“Small art and love and beauty their drudging spirits knew. Yes, it is bread we fight for, but we fight for roses too.”
Today, the musical version of this text belongs to the repertoire of songs sung by women*'s movements worldwide. Very few people know about the notable originator of this idea, whose Jewish heritage played a significant role in her political action.
Socially Minded, Female, Jewish
Rose (Rahel) Schneiderman (1882–1972) was born in the Russian Empire. She belonged to a Jewish family that emigrated to the United States. Rose was just 13 when her parents died, so she had to earn her living as a textile worker. By 21 years old, she was already engaging with the Jewish-socialist United Cloth Hat and Cap Makers’ Union, and encouraging her colleagues to join.
Rising to prominence a few years later, she went from unionist to political consultant for the Roosevelt government, and as the sole female member of the National Recovery Administration Labor Advisory Board, advocating for equal pay for women* as well as including domestic workers in social security—which remains a controversial topic to this day.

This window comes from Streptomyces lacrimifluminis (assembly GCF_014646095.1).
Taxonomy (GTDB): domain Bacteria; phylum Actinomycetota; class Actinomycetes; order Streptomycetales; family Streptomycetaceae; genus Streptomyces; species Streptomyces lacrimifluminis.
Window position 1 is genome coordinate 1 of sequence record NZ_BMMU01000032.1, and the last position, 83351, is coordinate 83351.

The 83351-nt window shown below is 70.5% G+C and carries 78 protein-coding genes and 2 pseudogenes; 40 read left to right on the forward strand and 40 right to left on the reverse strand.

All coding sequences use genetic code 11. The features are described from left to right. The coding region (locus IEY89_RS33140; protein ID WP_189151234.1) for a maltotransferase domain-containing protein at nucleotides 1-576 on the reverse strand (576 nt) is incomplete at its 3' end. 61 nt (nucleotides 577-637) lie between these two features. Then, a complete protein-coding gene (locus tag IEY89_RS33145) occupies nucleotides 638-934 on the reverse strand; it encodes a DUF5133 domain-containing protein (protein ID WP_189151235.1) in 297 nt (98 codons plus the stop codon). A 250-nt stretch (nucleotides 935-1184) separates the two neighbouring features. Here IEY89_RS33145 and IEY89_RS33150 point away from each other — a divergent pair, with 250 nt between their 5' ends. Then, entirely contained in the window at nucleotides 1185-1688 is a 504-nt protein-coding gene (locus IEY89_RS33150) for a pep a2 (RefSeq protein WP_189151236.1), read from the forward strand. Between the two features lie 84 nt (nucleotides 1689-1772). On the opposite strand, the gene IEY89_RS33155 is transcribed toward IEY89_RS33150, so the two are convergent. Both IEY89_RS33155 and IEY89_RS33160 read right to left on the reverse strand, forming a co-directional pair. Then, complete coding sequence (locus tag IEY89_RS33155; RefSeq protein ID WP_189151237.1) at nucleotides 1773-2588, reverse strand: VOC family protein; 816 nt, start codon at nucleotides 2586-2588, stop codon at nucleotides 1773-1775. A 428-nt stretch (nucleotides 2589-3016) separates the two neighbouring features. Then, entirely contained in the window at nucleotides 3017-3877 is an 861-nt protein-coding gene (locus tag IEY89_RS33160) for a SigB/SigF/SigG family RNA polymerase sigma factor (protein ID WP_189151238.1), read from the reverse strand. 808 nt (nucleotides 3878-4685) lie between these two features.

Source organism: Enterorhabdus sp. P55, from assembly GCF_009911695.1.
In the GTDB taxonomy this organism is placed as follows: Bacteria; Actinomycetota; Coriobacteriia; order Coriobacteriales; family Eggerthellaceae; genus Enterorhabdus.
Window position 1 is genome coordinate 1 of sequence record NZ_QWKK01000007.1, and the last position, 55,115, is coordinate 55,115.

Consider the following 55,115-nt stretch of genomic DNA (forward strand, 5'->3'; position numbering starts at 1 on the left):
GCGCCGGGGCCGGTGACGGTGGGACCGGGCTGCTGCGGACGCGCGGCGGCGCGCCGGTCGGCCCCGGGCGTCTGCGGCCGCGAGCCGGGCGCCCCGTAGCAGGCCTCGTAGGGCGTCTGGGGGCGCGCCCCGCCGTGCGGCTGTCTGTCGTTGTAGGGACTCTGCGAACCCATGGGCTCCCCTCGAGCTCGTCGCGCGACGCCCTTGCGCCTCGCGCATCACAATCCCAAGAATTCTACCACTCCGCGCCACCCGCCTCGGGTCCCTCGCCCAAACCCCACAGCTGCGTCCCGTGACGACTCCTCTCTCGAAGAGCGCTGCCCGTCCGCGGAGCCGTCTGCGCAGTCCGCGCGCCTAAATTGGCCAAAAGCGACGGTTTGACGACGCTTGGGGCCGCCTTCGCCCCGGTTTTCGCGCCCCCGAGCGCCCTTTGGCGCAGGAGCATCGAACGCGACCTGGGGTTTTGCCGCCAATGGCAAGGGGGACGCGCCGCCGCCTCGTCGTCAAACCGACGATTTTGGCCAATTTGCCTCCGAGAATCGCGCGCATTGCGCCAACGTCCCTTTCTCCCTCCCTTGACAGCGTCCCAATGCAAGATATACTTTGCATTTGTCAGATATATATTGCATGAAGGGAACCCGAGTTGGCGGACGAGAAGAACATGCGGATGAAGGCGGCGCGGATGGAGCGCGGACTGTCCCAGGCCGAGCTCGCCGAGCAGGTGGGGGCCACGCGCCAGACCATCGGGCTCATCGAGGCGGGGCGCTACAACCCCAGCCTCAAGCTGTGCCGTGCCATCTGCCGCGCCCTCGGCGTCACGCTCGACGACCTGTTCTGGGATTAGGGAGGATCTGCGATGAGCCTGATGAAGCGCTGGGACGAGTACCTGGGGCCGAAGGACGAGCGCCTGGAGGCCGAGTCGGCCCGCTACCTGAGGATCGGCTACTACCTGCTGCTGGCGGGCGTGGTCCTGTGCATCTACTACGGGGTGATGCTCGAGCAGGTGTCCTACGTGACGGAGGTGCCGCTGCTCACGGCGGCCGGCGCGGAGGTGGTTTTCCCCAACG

Schneiderman's personal identity as a Jew played an important role for her, and not only when representing the interests of workers. When one hundred thousand Jews were forced to flee National Socialist Germany in the 1930s and 1940s, Rose Schneiderman organized support to help them emigrate to the United States as well as to Palestine.
Women*'s Emancipation in Germany
The pioneers of the German women*'s movement include Bertha Pappenheim (1859–1936) and Henriette Fürth (1861–1938). Their political goals for women*'s rights were in no way inferior to those of their American peers.